Date: Fri, 2 Mar 2001 18:42:08 -0500 (EST)
To: aaswliststsci.edu
Cc: aaswomenstsci.edu
Subject: AASWOMEN for 03/02/01
Sender: owner-aaswliststsci.edu


	AAS Committee on the Status of Women
    weekly issue of 03/02/2001, ed. by Meg Urry and Patricia Knezek

This week's issues:
1. American Physical Society Division of Plasma Physics is now considering
   an early career award 
2. First-course astronomy textbook that includes diversity in astronomy
3. Marketing female dolls as positive role models
4. Request for help to U.S. astronomy graduate students

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1. American Physical Society Division of Plasma Physics is now considering
   an early career award 
From: Dr. Martha H. Redi

The American Physical Society Division of Plasma Physics is now considering
an early career award for women in plasma physics.  This was originally
proposed as 5 years after the PhD, then 10 years after the PhD, then Prof.
Noah Hershkowitz at U. Wisconsin made the insightful suggestion that it be
awarded within ten years of work in the field, to allow for women who have
taken time off, and for career changes.

Dr. Martha H. Redi
Princeton Plasma Physics Laboratory

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2. First-course astronomy textbook that includes diversity in astronomy
From: Jay Pasachoff

I was interested to read about Kristen Sellgren's attempts to make her course 
inclusive.  Alex Filippenko and I tried to do so in our new, short, 
first-course text, The Cosmos (2001).  Not only do the accomplishments of 
women astronomers get discussed (accompanied by photographs for Vera Rubin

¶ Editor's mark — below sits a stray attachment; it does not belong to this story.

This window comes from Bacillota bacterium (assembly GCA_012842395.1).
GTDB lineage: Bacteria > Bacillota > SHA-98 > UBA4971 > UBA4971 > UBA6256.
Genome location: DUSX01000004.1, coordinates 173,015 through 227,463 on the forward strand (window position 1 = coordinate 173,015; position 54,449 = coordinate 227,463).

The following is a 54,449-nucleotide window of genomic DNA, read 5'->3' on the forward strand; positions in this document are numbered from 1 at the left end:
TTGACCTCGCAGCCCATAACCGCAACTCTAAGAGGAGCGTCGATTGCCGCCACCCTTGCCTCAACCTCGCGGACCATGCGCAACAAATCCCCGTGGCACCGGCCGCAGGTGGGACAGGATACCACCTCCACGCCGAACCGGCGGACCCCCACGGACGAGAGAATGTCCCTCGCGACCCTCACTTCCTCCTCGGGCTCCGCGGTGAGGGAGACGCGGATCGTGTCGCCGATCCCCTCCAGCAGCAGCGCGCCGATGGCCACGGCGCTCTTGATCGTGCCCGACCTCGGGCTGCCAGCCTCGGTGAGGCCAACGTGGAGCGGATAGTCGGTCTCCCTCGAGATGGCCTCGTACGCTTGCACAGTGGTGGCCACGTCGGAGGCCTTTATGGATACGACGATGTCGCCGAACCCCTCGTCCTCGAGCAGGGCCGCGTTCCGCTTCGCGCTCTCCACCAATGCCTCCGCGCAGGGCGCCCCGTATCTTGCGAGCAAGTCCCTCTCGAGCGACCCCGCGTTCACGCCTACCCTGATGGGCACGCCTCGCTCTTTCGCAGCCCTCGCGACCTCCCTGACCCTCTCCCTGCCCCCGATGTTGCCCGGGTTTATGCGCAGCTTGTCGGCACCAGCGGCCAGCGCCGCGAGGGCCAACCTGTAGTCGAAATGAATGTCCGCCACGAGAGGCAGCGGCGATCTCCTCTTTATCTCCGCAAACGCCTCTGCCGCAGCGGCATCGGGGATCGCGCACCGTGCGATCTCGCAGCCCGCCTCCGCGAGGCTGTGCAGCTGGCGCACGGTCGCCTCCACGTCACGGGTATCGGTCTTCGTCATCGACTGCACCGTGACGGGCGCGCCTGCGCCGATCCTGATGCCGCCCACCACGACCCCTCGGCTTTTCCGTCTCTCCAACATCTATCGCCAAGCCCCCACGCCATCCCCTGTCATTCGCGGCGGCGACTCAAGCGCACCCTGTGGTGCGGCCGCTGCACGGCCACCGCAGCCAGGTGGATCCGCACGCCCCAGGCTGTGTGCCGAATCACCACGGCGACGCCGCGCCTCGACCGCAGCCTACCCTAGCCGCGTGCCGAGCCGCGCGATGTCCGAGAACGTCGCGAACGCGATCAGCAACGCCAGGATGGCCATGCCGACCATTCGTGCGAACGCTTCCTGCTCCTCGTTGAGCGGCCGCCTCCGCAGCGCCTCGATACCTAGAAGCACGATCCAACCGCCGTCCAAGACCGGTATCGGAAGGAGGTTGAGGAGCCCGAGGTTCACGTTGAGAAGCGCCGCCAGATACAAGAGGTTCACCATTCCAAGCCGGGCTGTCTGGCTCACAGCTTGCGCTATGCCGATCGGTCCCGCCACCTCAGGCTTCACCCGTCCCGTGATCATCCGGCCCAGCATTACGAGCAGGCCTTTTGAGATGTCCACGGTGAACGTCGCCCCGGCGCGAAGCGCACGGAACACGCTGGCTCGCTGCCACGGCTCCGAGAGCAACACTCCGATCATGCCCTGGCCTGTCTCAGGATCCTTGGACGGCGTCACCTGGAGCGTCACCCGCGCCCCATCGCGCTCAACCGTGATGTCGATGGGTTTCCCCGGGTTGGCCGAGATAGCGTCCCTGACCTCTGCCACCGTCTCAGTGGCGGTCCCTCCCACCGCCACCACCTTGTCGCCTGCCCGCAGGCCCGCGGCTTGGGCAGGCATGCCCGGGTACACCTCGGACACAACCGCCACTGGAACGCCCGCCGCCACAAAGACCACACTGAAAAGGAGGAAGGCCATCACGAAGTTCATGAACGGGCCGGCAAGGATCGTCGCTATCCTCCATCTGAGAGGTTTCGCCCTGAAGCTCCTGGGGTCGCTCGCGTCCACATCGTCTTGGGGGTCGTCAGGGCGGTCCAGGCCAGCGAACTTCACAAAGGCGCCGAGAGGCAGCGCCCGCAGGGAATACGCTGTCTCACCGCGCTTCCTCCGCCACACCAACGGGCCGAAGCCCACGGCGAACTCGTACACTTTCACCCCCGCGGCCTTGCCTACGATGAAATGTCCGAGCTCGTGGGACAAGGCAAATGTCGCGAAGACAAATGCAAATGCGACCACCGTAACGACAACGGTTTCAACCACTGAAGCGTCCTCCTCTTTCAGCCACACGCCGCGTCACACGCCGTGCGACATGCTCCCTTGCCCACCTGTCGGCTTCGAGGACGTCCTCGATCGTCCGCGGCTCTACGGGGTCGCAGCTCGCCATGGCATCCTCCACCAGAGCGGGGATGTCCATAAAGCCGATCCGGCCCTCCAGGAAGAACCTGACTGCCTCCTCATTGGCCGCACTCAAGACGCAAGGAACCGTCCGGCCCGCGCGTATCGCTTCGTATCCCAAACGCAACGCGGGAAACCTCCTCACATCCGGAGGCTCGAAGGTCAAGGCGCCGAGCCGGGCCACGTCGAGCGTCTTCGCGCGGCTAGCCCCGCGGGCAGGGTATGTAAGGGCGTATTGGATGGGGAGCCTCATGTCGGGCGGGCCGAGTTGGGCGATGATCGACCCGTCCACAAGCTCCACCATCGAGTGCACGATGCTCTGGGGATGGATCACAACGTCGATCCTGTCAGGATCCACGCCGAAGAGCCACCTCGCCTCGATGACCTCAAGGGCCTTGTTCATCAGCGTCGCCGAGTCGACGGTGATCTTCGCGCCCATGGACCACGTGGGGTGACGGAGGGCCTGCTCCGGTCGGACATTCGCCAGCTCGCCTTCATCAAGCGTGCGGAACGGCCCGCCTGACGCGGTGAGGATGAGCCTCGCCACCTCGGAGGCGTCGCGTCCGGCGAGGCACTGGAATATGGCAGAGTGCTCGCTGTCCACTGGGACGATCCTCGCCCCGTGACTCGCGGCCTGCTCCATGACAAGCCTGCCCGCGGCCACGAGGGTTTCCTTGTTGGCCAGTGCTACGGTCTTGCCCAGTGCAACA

and Jill Tarter, though without a photo for Cecilia Payne-Gaposchkin), with 
the people identifiable on purpose by name, but also there are interviews, 
with portrait photographs, with Jeff Hoffman, Carolyn Porco, Gibor Basri, and 
Sandra Faber.  For anybody who is counting, that is 50% women and 25% black.  
Further, we have a photograph of Stephen Hawking.  The eclipse images on 
pp. 179 and 181 were composited by a transgendered person.  Hypatia didn't 
make it into this short book, but is in my longer text, of which I am 
completing the sixth edition.  See:

www.williams.edu/astronomy/cosmos
        
  Jay Pasachoff
  jay.m.pasachoffwilliams.edu   

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3. Marketing female dolls as positive role models
From: Angelle Tanner

An article in a recent Los Angeles Times brought my attention to a company 
called Smartees that markets dolls with professional occupations. Some of the 
dolls will include "Sarah the Scientist", "Elizabeth the Engineer" and 
"Madison the Marine Biologist".  I even jokingly suggested "Angelle the 
Astronomer" and they might just make one!

It's good to see some effort in trying to show girls that we can do anything.
Their web site is:

www.smartees.com

  Angelle Tanner
  UCLA Astronomy

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4. Request for help to U.S. astronomy graduate students
From:  Rica S. French

The Astronomy Department at the University of Texas at Austin will be
undergoing a review by an external committee. The graduate students
will be submitting a report and would like to include some information
on compensations. To provide a fair comparison of our situation with
astronomy grads around the country, we've developed a survey that we'd
appreciate your responses to. If you are a grad student studying
astronomy at a US institution and wouldn't mind taking a few minutes
to answer our 9-question survey, please send an email to either
rfrenchastro.as.utexas.edu or kallersastro.as.utexas.edu to receive
a copy. You may also access a link to the questionnaire where it can be
viewed/saved as a text file at: 

http://zircon.as.utexas.edu/

Many thanks,
Rica S. French

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